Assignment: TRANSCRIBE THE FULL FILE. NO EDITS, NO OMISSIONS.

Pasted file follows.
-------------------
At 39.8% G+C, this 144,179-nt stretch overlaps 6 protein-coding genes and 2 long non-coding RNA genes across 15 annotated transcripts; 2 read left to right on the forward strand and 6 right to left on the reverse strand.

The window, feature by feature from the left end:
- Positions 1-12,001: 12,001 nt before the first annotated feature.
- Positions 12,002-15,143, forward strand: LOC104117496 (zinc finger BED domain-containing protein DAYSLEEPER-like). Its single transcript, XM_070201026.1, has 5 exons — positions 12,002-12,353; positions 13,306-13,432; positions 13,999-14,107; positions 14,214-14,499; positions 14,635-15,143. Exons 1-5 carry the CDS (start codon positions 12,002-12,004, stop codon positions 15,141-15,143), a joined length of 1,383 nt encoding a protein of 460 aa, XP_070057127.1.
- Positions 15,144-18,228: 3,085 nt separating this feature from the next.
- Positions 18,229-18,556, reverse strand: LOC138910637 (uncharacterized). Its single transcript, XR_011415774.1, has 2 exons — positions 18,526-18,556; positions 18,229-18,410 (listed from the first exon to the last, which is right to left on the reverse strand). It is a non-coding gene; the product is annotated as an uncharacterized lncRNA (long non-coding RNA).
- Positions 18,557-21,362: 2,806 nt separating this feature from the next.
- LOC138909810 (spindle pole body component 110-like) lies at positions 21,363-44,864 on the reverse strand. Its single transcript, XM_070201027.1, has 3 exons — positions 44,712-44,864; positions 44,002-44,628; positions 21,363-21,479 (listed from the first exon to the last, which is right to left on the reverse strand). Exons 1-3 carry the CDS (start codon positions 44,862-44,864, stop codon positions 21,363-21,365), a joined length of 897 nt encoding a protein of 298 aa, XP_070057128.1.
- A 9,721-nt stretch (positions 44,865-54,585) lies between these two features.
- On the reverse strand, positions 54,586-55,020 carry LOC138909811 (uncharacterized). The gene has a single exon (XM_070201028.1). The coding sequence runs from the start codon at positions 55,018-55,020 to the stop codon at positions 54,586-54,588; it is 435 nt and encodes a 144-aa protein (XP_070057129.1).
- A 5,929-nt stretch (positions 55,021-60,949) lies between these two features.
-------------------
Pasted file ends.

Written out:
At 39.8% G+C, this 144,179-nt stretch overlaps 6 protein-coding genes and 2 long non-coding RNA genes across 15 annotated transcripts; 2 read left to right on the forward strand and 6 right to left on the reverse strand.

The window, feature by feature from the left end:
- Positions 1-12,001: 12,001 nt before the first annotated feature.
- Positions 12,002-15,143, forward strand: LOC104117496 (zinc finger BED domain-containing protein DAYSLEEPER-like). Its single transcript, XM_070201026.1, has 5 exons — positions 12,002-12,353; positions 13,306-13,432; positions 13,999-14,107; positions 14,214-14,499; positions 14,635-15,143. Exons 1-5 carry the CDS (start codon positions 12,002-12,004, stop codon positions 15,141-15,143), a joined length of 1,383 nt encoding a protein of 460 aa, XP_070057127.1.
- Positions 15,144-18,228: 3,085 nt separating this feature from the next.
- Positions 18,229-18,556, reverse strand: LOC138910637 (uncharacterized). Its single transcript, XR_011415774.1, has 2 exons — positions 18,526-18,556; positions 18,229-18,410 (listed from the first exon to the last, which is right to left on the reverse strand). It is a non-coding gene; the product is annotated as an uncharacterized lncRNA (long non-coding RNA).
- Positions 18,557-21,362: 2,806 nt separating this feature from the next.
- LOC138909810 (spindle pole body component 110-like) lies at positions 21,363-44,864 on the reverse strand. Its single transcript, XM_070201027.1, has 3 exons — positions 44,712-44,864; positions 44,002-44,628; positions 21,363-21,479 (listed from the first exon to the last, which is right to left on the reverse strand). Exons 1-3 carry the CDS (start codon positions 44,862-44,864, stop codon positions 21,363-21,365), a joined length of 897 nt encoding a protein of 298 aa, XP_070057128.1.
- A 9,721-nt stretch (positions 44,865-54,585) lies between these two features.
- On the reverse strand, positions 54,586-55,020 carry LOC138909811 (uncharacterized). The gene has a single exon (XM_070201028.1). The coding sequence runs from the start codon at positions 55,018-55,020 to the stop codon at positions 54,586-54,588; it is 435 nt and encodes a 144-aa protein (XP_070057129.1).
- A 5,929-nt stretch (positions 55,021-60,949) lies between these two features.